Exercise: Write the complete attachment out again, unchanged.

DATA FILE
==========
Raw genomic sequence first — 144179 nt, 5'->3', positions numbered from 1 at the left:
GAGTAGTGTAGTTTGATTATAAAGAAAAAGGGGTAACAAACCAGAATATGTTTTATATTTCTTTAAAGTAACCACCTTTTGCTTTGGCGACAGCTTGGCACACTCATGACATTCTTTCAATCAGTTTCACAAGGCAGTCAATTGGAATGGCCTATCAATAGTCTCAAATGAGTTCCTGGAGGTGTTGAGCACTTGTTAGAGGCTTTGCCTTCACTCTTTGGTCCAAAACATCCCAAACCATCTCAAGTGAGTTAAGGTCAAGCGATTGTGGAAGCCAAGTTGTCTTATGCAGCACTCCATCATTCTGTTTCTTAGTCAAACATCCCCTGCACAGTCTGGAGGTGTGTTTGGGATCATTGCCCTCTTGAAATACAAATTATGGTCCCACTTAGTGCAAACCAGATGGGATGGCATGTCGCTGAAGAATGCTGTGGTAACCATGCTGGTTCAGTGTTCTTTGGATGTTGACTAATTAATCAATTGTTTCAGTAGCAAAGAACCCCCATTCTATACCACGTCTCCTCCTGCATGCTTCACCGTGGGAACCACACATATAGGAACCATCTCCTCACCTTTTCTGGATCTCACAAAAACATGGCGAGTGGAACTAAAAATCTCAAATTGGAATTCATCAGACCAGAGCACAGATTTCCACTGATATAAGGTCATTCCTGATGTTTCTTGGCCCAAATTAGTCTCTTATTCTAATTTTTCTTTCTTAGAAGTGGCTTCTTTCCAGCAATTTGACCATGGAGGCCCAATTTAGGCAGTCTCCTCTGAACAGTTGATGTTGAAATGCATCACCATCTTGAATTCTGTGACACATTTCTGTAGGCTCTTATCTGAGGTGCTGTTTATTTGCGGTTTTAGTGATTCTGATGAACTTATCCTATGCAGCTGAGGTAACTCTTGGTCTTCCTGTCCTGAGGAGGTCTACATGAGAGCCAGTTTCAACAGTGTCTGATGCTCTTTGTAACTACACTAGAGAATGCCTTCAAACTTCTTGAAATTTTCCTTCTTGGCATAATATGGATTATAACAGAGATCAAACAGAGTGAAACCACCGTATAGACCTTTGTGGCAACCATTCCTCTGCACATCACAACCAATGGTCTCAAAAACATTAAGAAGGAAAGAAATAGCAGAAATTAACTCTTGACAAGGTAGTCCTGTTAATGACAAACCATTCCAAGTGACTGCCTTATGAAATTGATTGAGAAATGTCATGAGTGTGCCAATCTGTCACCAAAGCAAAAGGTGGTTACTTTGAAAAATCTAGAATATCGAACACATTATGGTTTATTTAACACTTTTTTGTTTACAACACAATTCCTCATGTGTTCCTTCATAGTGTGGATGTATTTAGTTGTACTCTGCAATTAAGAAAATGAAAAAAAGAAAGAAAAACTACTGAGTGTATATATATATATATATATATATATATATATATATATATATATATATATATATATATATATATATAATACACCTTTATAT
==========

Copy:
Raw genomic sequence first — 144179 nt, 5'->3', positions numbered from 1 at the left:
GAGTAGTGTAGTTTGATTATAAAGAAAAAGGGGTAACAAACCAGAATATGTTTTATATTTCTTTAAAGTAACCACCTTTTGCTTTGGCGACAGCTTGGCACACTCATGACATTCTTTCAATCAGTTTCACAAGGCAGTCAATTGGAATGGCCTATCAATAGTCTCAAATGAGTTCCTGGAGGTGTTGAGCACTTGTTAGAGGCTTTGCCTTCACTCTTTGGTCCAAAACATCCCAAACCATCTCAAGTGAGTTAAGGTCAAGCGATTGTGGAAGCCAAGTTGTCTTATGCAGCACTCCATCATTCTGTTTCTTAGTCAAACATCCCCTGCACAGTCTGGAGGTGTGTTTGGGATCATTGCCCTCTTGAAATACAAATTATGGTCCCACTTAGTGCAAACCAGATGGGATGGCATGTCGCTGAAGAATGCTGTGGTAACCATGCTGGTTCAGTGTTCTTTGGATGTTGACTAATTAATCAATTGTTTCAGTAGCAAAGAACCCCCATTCTATACCACGTCTCCTCCTGCATGCTTCACCGTGGGAACCACACATATAGGAACCATCTCCTCACCTTTTCTGGATCTCACAAAAACATGGCGAGTGGAACTAAAAATCTCAAATTGGAATTCATCAGACCAGAGCACAGATTTCCACTGATATAAGGTCATTCCTGATGTTTCTTGGCCCAAATTAGTCTCTTATTCTAATTTTTCTTTCTTAGAAGTGGCTTCTTTCCAGCAATTTGACCATGGAGGCCCAATTTAGGCAGTCTCCTCTGAACAGTTGATGTTGAAATGCATCACCATCTTGAATTCTGTGACACATTTCTGTAGGCTCTTATCTGAGGTGCTGTTTATTTGCGGTTTTAGTGATTCTGATGAACTTATCCTATGCAGCTGAGGTAACTCTTGGTCTTCCTGTCCTGAGGAGGTCTACATGAGAGCCAGTTTCAACAGTGTCTGATGCTCTTTGTAACTACACTAGAGAATGCCTTCAAACTTCTTGAAATTTTCCTTCTTGGCATAATATGGATTATAACAGAGATCAAACAGAGTGAAACCACCGTATAGACCTTTGTGGCAACCATTCCTCTGCACATCACAACCAATGGTCTCAAAAACATTAAGAAGGAAAGAAATAGCAGAAATTAACTCTTGACAAGGTAGTCCTGTTAATGACAAACCATTCCAAGTGACTGCCTTATGAAATTGATTGAGAAATGTCATGAGTGTGCCAATCTGTCACCAAAGCAAAAGGTGGTTACTTTGAAAAATCTAGAATATCGAACACATTATGGTTTATTTAACACTTTTTTGTTTACAACACAATTCCTCATGTGTTCCTTCATAGTGTGGATGTATTTAGTTGTACTCTGCAATTAAGAAAATGAAAAAAAGAAAGAAAAACTACTGAGTGTATATATATATATATATATATATATATATATATATATATATATATATATATATATATATATATATAATACACCTTTATAT